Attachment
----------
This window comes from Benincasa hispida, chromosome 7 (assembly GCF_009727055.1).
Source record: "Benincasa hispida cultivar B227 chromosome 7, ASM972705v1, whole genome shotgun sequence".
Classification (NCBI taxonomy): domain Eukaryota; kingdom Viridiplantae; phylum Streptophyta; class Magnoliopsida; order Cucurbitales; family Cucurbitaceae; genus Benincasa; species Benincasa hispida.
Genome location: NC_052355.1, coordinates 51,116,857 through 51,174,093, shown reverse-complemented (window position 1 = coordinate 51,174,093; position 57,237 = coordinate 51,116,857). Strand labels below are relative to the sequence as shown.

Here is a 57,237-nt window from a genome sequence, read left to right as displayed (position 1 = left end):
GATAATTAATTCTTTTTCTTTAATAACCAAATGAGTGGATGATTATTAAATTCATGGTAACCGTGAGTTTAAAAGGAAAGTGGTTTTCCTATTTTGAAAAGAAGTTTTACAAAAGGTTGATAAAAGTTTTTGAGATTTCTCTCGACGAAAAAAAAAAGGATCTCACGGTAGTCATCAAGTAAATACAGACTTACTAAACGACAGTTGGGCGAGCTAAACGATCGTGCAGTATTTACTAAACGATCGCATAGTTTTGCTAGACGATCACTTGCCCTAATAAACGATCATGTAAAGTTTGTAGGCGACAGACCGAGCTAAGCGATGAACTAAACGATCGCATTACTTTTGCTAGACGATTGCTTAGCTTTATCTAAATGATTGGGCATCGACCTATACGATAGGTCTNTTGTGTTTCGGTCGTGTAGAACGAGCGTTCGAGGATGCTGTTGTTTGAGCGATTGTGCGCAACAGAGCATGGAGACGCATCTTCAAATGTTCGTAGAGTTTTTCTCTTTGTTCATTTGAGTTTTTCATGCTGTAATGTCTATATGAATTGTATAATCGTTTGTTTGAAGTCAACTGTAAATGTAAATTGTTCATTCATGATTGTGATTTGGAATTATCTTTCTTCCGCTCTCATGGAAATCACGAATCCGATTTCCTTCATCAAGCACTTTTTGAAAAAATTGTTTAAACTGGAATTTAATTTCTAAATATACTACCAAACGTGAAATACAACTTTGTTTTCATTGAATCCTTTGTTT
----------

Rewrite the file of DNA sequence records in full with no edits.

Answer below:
This window comes from Benincasa hispida, chromosome 7 (assembly GCF_009727055.1).
Source record: "Benincasa hispida cultivar B227 chromosome 7, ASM972705v1, whole genome shotgun sequence".
Classification (NCBI taxonomy): domain Eukaryota; kingdom Viridiplantae; phylum Streptophyta; class Magnoliopsida; order Cucurbitales; family Cucurbitaceae; genus Benincasa; species Benincasa hispida.
Genome location: NC_052355.1, coordinates 51,116,857 through 51,174,093, shown reverse-complemented (window position 1 = coordinate 51,174,093; position 57,237 = coordinate 51,116,857). Strand labels below are relative to the sequence as shown.

Here is a 57,237-nt window from a genome sequence, read left to right as displayed (position 1 = left end):
GATAATTAATTCTTTTTCTTTAATAACCAAATGAGTGGATGATTATTAAATTCATGGTAACCGTGAGTTTAAAAGGAAAGTGGTTTTCCTATTTTGAAAAGAAGTTTTACAAAAGGTTGATAAAAGTTTTTGAGATTTCTCTCGACGAAAAAAAAAAGGATCTCACGGTAGTCATCAAGTAAATACAGACTTACTAAACGACAGTTGGGCGAGCTAAACGATCGTGCAGTATTTACTAAACGATCGCATAGTTTTGCTAGACGATCACTTGCCCTAATAAACGATCATGTAAAGTTTGTAGGCGACAGACCGAGCTAAGCGATGAACTAAACGATCGCATTACTTTTGCTAGACGATTGCTTAGCTTTATCTAAATGATTGGGCATCGACCTATACGATAGGTCTNTTGTGTTTCGGTCGTGTAGAACGAGCGTTCGAGGATGCTGTTGTTTGAGCGATTGTGCGCAACAGAGCATGGAGACGCATCTTCAAATGTTCGTAGAGTTTTTCTCTTTGTTCATTTGAGTTTTTCATGCTGTAATGTCTATATGAATTGTATAATCGTTTGTTTGAAGTCAACTGTAAATGTAAATTGTTCATTCATGATTGTGATTTGGAATTATCTTTCTTCCGCTCTCATGGAAATCACGAATCCGATTTCCTTCATCAAGCACTTTTTGAAAAAATTGTTTAAACTGGAATTTAATTTCTAAATATACTACCAAACGTGAAATACAACTTTGTTTTCATTGAATCCTTTGTTT